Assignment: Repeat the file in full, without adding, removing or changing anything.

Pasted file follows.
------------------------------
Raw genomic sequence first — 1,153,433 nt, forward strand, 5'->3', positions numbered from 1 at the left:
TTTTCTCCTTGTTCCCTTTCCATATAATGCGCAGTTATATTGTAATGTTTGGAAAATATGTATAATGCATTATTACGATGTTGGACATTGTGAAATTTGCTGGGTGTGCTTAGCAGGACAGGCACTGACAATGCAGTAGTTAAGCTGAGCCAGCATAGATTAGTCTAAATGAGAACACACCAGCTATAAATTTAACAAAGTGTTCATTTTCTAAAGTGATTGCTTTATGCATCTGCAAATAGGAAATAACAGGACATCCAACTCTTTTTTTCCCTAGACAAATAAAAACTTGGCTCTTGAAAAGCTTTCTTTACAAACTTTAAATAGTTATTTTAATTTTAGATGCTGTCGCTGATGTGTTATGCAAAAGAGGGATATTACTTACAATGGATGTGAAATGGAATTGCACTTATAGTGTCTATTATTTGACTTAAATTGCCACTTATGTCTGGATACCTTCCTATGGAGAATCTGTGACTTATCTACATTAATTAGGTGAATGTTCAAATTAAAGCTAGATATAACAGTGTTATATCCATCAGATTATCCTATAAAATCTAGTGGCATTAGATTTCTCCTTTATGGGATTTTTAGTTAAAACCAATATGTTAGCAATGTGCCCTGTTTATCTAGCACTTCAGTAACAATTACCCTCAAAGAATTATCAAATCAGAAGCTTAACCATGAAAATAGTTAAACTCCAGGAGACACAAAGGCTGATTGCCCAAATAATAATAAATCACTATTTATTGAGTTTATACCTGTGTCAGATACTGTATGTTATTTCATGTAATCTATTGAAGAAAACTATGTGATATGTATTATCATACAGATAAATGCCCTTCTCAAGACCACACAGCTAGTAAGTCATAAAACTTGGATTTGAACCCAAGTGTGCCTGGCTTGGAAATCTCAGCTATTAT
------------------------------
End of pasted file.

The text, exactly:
Raw genomic sequence first — 1,153,433 nt, forward strand, 5'->3', positions numbered from 1 at the left:
TTTTCTCCTTGTTCCCTTTCCATATAATGCGCAGTTATATTGTAATGTTTGGAAAATATGTATAATGCATTATTACGATGTTGGACATTGTGAAATTTGCTGGGTGTGCTTAGCAGGACAGGCACTGACAATGCAGTAGTTAAGCTGAGCCAGCATAGATTAGTCTAAATGAGAACACACCAGCTATAAATTTAACAAAGTGTTCATTTTCTAAAGTGATTGCTTTATGCATCTGCAAATAGGAAATAACAGGACATCCAACTCTTTTTTTCCCTAGACAAATAAAAACTTGGCTCTTGAAAAGCTTTCTTTACAAACTTTAAATAGTTATTTTAATTTTAGATGCTGTCGCTGATGTGTTATGCAAAAGAGGGATATTACTTACAATGGATGTGAAATGGAATTGCACTTATAGTGTCTATTATTTGACTTAAATTGCCACTTATGTCTGGATACCTTCCTATGGAGAATCTGTGACTTATCTACATTAATTAGGTGAATGTTCAAATTAAAGCTAGATATAACAGTGTTATATCCATCAGATTATCCTATAAAATCTAGTGGCATTAGATTTCTCCTTTATGGGATTTTTAGTTAAAACCAATATGTTAGCAATGTGCCCTGTTTATCTAGCACTTCAGTAACAATTACCCTCAAAGAATTATCAAATCAGAAGCTTAACCATGAAAATAGTTAAACTCCAGGAGACACAAAGGCTGATTGCCCAAATAATAATAAATCACTATTTATTGAGTTTATACCTGTGTCAGATACTGTATGTTATTTCATGTAATCTATTGAAGAAAACTATGTGATATGTATTATCATACAGATAAATGCCCTTCTCAAGACCACACAGCTAGTAAGTCATAAAACTTGGATTTGAACCCAAGTGTGCCTGGCTTGGAAATCTCAGCTATTAT